Fields said there should be no surprises for anyone when a bill is introduced in 2019.
This type of stakeholder input is important for many kinds of industry-specific legislation. When legislative reforms are introduced at the statehouse, it tends to work best if the bill has been vetted by all affected stakeholders.
For instance, mental health advocates tried in vain for years to get legislation passed that would raise the age a person is considered a juvenile in the North Carolina court system to 18. But sheriffs came out against the bill every time it was introduced. So advocates worked with law enforcement officers to find compromise language they felt comfortable with. The legislation finally passed earlier this year when they gave their support.
Similarly, guardianship reform will likely need the support of the clerks of court to gain traction.
“This is intended to be a consensus effort,” Dunn said. “We want all the folks who will have to carry out the changes to be on board.”
In North Carolina, guardianship hearings happen at the county court level and, well into the computer age, they all still use paper records. That makes it difficult to know the exact number of guardianships across the state’s 100 counties.
“Even though we all read the same statute and attend the same classes, each clerk is different in how they handle guardianship matters,” said Terri Lawson, Catawba County assistant clerk of court.
“I feel that if they were a part of the Rethinking Guardianship initiative, then they would view guardianship matters differently,” Lawson added. “I was not aware of a lot of things until I joined the group years ago. It really opened my eyes. I wish more clerks would look at guardianships differently.”
Rethinking Guardianship conducted a pilot project in Catawba County viewing guardianship files from the past two and a half years to better understand what guardianship looks like in North Carolina.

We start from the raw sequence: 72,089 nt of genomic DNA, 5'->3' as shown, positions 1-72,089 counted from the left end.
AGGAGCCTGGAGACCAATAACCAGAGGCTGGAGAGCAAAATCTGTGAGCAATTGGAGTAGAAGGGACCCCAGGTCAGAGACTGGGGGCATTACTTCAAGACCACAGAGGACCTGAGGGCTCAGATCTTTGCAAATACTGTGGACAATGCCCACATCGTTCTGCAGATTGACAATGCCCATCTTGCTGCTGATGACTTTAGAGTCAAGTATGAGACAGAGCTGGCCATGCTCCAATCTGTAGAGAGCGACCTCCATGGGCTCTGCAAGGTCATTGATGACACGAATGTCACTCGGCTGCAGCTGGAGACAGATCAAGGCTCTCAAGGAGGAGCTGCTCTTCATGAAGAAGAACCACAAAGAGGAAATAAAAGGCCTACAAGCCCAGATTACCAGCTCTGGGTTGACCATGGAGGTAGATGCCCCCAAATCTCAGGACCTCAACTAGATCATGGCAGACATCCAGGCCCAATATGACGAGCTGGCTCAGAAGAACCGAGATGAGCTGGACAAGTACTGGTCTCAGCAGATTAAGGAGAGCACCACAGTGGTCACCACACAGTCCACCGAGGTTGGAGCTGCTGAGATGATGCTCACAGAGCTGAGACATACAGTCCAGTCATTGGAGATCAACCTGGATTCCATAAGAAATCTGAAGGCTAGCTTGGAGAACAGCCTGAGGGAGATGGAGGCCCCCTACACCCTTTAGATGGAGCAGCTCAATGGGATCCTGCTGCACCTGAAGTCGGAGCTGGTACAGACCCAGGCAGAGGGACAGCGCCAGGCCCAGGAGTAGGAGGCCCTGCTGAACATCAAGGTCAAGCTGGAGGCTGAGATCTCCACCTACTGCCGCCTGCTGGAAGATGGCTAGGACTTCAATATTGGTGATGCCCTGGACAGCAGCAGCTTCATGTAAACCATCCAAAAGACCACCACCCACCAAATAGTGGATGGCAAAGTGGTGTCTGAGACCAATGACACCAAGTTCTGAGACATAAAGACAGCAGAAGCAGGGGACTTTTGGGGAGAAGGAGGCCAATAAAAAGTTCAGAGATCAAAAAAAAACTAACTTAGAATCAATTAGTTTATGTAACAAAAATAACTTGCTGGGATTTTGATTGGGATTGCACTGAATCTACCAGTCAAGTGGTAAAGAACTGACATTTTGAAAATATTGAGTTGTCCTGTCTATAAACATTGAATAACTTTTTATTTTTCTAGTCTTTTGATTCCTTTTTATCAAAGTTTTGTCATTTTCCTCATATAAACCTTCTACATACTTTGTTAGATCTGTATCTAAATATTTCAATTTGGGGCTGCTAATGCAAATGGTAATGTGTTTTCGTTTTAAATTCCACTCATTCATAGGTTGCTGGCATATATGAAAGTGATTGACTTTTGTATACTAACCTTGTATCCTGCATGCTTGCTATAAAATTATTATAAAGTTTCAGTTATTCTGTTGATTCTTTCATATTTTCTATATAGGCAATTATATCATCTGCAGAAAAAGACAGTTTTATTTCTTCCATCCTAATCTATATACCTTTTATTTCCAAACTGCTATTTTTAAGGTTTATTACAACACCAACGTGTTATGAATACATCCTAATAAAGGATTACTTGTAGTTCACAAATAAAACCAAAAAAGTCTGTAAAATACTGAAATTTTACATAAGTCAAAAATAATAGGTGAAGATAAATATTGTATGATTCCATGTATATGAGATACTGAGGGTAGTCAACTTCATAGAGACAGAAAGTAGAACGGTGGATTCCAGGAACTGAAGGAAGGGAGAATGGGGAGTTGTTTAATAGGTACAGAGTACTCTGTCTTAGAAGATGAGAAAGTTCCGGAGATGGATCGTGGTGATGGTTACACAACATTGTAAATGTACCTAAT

Fields said the data is a helpful benchmark.
‘Presumption of permanence’
The group is also working to educate everyone involved, including the school system and pediatricians who routinely send out form letters to all families with a disabled child, urging guardianship when the child is about to turn 18, no matter the level of independence.
“We want to eliminate the presumption of permanence with guardianship,” Fields said. “There should be periodic checks to see if people are treated fairly and see if their capacity has changed.”
Lawson, the assistant clerk, said she has started that review process for many of her guardianship cases in Catawba.
“I want the guardians to always be looking toward restoration,” she said. “There are some that may actually regain [their rights] and others that are certain they will always need [a guardian].”
Dunn said the goal is to give clerks of court clear factors to consider when they are deciding how frequently they should review a case.
“If someone was ruled incompetent because of an injury, say TBI, you may want to revisit that sooner rather than a dementia case,” she said.
Dunn said she would also like to see the system move away from full guardianship as a default position. There are different forms are partial guardianship and alternatives, such as creating a natural support network of trusted life advisors — a cousin they can go to with car troubles or a friend who’s a nurse and can advise on healthcare decisions.
Another way to improve the guardianship process and move toward rights restoration is more education on mental illness, developmental disabilities and injuries.
“There needs to be better training available for everyone in this system,” Dunn said.
There is little education on specific medical diagnoses for clerks of court and guardians ad litem, who are court appointed representatives for the person guardianship is being sought over.
Fields said there are unfortunate stories of people being abused by a guardian.
“Abuse often crops up in a human system when one person has the power and others are vulnerable,” she said.
Lawson said the court is not required to follow up with guardianship cases, but she thinks guardians should always be held accountable.
If someone suspects guardianship abuse, they can file a report with the county Department of Social Services. It’s the responsibility of DSS to file a motion with the clerk of court to request a hearing on the issue, Lawson said.
But if DSS is already the guardian, that can be tricky.
These are all issues the Rethinking Guardianship workgroup will explore with interested parties over the next year.